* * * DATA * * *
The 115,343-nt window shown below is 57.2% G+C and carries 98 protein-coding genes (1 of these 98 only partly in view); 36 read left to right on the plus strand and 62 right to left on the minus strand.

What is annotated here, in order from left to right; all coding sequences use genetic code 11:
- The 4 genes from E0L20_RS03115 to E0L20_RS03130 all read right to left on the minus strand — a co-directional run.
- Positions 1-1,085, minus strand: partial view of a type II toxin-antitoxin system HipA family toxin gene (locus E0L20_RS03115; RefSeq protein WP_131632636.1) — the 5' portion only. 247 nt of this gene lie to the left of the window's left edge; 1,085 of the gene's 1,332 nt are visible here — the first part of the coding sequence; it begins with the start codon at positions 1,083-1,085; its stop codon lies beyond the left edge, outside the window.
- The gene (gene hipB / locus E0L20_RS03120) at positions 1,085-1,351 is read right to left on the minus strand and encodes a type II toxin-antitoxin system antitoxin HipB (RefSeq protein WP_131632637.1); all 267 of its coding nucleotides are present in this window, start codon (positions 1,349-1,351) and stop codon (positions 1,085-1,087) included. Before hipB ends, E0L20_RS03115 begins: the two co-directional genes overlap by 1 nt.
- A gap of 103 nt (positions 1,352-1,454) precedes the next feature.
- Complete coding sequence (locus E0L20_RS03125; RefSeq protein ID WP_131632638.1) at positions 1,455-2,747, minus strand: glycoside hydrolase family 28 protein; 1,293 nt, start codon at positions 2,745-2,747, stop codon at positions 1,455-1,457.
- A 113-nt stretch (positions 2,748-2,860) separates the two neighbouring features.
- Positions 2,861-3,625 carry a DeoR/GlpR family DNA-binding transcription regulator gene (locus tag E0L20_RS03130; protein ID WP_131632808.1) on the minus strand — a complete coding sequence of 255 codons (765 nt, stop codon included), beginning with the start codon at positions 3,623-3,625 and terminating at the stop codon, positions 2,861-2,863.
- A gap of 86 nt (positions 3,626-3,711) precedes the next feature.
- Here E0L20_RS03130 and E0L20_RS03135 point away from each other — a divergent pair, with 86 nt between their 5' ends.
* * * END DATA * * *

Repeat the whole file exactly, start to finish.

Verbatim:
The 115,343-nt window shown below is 57.2% G+C and carries 98 protein-coding genes (1 of these 98 only partly in view); 36 read left to right on the plus strand and 62 right to left on the minus strand.

What is annotated here, in order from left to right; all coding sequences use genetic code 11:
- The 4 genes from E0L20_RS03115 to E0L20_RS03130 all read right to left on the minus strand — a co-directional run.
- Positions 1-1,085, minus strand: partial view of a type II toxin-antitoxin system HipA family toxin gene (locus E0L20_RS03115; RefSeq protein WP_131632636.1) — the 5' portion only. 247 nt of this gene lie to the left of the window's left edge; 1,085 of the gene's 1,332 nt are visible here — the first part of the coding sequence; it begins with the start codon at positions 1,083-1,085; its stop codon lies beyond the left edge, outside the window.
- The gene (gene hipB / locus E0L20_RS03120) at positions 1,085-1,351 is read right to left on the minus strand and encodes a type II toxin-antitoxin system antitoxin HipB (RefSeq protein WP_131632637.1); all 267 of its coding nucleotides are present in this window, start codon (positions 1,349-1,351) and stop codon (positions 1,085-1,087) included. Before hipB ends, E0L20_RS03115 begins: the two co-directional genes overlap by 1 nt.
- A gap of 103 nt (positions 1,352-1,454) precedes the next feature.
- Complete coding sequence (locus E0L20_RS03125; RefSeq protein ID WP_131632638.1) at positions 1,455-2,747, minus strand: glycoside hydrolase family 28 protein; 1,293 nt, start codon at positions 2,745-2,747, stop codon at positions 1,455-1,457.
- A 113-nt stretch (positions 2,748-2,860) separates the two neighbouring features.
- Positions 2,861-3,625 carry a DeoR/GlpR family DNA-binding transcription regulator gene (locus tag E0L20_RS03130; protein ID WP_131632808.1) on the minus strand — a complete coding sequence of 255 codons (765 nt, stop codon included), beginning with the start codon at positions 3,623-3,625 and terminating at the stop codon, positions 2,861-2,863.
- A gap of 86 nt (positions 3,626-3,711) precedes the next feature.
- Here E0L20_RS03130 and E0L20_RS03135 point away from each other — a divergent pair, with 86 nt between their 5' ends.